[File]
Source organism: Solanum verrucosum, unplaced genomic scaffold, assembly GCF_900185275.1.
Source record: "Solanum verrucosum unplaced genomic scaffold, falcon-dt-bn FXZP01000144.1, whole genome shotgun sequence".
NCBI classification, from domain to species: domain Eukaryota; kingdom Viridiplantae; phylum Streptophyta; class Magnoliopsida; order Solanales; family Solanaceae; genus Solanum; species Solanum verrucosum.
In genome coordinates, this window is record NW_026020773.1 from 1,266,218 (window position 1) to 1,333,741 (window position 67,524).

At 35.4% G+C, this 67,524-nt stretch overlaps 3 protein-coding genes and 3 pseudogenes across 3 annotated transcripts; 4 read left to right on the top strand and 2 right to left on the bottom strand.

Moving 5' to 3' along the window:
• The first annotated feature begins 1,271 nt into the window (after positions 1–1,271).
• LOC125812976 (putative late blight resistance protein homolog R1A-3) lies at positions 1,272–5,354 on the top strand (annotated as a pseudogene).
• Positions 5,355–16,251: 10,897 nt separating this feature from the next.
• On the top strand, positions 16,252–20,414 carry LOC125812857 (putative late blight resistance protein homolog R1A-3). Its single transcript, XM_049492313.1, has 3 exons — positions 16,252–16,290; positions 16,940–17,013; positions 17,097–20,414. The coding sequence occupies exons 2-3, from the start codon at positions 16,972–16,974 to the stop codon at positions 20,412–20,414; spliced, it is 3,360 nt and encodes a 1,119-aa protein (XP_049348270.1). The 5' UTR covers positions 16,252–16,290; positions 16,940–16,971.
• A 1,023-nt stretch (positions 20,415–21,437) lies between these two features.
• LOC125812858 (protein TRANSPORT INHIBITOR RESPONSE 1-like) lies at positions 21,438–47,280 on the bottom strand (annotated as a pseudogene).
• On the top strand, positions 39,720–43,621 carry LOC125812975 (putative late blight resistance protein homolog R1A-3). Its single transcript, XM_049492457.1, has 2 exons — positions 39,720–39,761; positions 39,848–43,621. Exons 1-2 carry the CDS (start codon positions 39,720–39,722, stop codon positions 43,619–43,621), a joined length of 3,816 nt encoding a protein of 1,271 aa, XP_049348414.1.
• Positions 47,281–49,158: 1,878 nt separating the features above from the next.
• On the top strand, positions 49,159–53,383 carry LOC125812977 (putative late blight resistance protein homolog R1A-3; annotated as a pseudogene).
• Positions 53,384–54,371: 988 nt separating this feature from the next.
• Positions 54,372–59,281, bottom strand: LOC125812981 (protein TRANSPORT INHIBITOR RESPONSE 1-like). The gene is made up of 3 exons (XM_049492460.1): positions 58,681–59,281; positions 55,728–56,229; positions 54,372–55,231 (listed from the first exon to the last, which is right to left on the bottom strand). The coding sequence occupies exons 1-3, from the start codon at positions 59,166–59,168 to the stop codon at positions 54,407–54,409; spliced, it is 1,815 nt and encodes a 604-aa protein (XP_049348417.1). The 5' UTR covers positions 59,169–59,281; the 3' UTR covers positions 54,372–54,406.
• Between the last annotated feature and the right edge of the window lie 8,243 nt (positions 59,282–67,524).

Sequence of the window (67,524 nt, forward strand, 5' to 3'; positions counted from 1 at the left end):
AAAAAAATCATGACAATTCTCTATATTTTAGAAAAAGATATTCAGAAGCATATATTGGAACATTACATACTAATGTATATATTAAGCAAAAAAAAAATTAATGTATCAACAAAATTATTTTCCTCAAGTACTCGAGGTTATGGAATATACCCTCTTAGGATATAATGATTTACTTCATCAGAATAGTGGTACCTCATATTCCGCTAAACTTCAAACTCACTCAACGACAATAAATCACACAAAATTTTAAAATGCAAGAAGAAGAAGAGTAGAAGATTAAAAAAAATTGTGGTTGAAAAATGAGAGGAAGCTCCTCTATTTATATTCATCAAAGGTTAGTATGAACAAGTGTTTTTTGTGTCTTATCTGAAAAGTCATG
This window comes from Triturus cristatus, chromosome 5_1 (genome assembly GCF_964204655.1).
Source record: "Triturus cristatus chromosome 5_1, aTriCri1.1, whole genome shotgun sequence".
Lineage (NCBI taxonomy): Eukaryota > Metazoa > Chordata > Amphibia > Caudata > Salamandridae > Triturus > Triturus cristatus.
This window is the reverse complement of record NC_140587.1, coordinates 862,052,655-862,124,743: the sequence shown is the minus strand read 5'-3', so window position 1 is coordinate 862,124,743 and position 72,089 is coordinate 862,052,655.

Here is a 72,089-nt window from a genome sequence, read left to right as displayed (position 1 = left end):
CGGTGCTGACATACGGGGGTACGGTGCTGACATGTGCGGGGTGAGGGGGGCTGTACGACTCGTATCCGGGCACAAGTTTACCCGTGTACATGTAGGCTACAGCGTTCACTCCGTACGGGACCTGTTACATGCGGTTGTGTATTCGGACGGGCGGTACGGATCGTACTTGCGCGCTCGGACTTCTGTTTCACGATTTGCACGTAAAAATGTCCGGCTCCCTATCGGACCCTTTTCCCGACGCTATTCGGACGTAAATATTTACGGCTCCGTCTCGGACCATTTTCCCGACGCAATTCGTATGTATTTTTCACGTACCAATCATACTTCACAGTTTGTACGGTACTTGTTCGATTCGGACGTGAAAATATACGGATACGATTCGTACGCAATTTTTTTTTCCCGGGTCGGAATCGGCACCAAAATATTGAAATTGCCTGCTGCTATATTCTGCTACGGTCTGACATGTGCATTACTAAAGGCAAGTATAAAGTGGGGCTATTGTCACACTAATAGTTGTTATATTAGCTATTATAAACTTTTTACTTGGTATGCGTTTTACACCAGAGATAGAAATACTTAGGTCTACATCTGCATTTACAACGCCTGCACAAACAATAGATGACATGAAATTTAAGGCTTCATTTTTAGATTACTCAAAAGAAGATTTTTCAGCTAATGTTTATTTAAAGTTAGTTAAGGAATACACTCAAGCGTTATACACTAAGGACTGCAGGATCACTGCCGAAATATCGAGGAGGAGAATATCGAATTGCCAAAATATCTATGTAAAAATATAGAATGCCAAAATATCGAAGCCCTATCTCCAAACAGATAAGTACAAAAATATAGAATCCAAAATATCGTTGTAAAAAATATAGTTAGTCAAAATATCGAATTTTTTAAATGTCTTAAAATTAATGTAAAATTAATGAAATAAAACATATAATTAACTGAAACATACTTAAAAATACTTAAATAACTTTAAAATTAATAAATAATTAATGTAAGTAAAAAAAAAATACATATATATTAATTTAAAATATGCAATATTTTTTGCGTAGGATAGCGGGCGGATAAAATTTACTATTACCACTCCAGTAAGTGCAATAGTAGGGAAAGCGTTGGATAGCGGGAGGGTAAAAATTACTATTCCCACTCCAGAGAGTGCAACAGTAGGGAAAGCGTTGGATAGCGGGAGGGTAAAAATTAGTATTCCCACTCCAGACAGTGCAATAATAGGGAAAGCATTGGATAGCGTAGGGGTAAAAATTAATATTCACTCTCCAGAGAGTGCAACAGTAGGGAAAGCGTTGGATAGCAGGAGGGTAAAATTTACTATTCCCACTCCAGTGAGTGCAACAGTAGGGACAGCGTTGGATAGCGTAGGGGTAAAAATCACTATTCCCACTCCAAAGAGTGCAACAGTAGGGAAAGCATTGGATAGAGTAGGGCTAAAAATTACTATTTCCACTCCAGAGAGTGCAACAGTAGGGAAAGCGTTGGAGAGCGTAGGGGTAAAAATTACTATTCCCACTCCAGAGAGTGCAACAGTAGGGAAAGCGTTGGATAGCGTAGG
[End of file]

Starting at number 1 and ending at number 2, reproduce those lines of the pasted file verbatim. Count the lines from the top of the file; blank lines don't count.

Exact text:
Source organism: Solanum verrucosum, unplaced genomic scaffold, assembly GCF_900185275.1.
Source record: "Solanum verrucosum unplaced genomic scaffold, falcon-dt-bn FXZP01000144.1, whole genome shotgun sequence".